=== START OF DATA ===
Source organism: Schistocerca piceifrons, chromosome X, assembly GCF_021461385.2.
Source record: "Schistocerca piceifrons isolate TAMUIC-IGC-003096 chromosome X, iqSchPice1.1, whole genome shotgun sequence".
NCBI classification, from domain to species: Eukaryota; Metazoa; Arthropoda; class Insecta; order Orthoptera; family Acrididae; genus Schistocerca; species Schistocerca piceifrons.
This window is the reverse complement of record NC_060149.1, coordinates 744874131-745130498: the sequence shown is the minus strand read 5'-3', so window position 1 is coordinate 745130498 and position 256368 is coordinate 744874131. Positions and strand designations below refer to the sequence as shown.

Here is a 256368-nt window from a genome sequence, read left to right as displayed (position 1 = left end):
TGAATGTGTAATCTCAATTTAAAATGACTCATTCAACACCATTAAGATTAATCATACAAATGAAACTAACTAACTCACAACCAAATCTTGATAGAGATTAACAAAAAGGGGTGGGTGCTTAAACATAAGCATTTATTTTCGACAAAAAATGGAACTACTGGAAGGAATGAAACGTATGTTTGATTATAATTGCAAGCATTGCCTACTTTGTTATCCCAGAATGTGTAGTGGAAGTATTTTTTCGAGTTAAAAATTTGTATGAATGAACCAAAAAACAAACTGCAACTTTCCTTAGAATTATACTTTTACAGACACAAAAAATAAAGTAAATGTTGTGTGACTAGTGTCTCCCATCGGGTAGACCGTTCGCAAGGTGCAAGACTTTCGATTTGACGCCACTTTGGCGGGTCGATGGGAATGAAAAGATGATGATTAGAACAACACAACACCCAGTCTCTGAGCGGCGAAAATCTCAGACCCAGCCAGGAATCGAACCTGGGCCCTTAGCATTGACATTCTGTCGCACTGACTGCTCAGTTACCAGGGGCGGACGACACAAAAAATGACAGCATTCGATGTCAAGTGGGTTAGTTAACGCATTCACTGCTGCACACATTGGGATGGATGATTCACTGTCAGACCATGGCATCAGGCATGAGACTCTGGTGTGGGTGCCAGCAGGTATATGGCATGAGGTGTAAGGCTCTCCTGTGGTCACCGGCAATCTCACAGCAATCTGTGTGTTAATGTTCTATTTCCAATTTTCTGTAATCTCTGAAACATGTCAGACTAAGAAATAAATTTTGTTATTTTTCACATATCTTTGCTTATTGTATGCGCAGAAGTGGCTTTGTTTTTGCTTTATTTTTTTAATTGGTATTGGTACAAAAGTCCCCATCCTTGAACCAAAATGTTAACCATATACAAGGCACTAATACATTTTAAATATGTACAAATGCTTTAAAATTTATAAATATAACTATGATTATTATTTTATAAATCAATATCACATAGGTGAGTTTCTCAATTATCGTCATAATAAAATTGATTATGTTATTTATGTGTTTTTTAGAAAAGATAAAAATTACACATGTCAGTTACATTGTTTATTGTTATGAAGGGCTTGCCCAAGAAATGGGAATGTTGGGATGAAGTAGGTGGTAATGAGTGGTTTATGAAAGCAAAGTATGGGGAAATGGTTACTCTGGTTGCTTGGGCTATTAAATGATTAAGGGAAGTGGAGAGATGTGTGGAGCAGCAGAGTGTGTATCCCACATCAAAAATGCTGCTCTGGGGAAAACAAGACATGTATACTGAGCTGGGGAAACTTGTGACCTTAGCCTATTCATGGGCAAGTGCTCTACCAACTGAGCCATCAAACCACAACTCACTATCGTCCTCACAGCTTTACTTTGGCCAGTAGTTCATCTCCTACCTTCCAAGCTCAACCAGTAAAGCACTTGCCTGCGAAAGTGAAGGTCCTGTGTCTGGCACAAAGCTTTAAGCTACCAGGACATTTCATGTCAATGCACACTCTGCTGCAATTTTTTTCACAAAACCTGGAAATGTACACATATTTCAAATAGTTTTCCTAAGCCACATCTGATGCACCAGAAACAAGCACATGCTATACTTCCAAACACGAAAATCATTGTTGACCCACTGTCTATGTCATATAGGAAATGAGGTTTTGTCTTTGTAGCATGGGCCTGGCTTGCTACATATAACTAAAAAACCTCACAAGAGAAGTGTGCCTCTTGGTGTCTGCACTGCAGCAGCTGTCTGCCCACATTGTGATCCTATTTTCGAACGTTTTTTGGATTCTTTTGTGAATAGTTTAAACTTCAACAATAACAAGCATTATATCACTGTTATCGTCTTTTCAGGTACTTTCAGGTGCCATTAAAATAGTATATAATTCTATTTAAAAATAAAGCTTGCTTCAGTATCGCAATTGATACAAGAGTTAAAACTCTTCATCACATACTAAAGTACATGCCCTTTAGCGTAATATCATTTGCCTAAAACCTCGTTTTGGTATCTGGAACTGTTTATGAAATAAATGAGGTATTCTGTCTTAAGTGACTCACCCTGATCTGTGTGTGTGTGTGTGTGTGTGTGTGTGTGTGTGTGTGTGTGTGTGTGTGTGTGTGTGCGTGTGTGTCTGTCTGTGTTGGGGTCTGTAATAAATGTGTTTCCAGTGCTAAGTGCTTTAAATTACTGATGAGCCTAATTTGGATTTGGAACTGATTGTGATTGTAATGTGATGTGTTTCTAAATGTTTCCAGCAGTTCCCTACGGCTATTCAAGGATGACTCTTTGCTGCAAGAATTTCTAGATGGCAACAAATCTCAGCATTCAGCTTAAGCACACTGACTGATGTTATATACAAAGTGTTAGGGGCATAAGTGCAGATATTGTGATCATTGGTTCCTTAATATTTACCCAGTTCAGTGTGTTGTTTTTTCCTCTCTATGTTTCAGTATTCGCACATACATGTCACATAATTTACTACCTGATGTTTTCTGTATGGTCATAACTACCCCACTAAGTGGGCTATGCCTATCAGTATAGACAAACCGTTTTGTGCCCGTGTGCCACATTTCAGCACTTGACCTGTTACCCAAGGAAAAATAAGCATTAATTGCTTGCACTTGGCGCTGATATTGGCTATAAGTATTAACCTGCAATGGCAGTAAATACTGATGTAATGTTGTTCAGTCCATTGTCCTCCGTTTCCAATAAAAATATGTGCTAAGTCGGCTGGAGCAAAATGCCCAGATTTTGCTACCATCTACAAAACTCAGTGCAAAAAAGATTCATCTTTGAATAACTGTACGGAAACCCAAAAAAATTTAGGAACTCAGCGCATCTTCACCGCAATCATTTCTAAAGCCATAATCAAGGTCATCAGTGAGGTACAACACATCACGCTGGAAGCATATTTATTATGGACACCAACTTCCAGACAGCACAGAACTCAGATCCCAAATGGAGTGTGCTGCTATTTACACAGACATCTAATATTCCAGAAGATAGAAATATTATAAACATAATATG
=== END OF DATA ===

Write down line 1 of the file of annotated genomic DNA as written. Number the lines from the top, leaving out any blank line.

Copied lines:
Source organism: Schistocerca piceifrons, chromosome X, assembly GCF_021461385.2.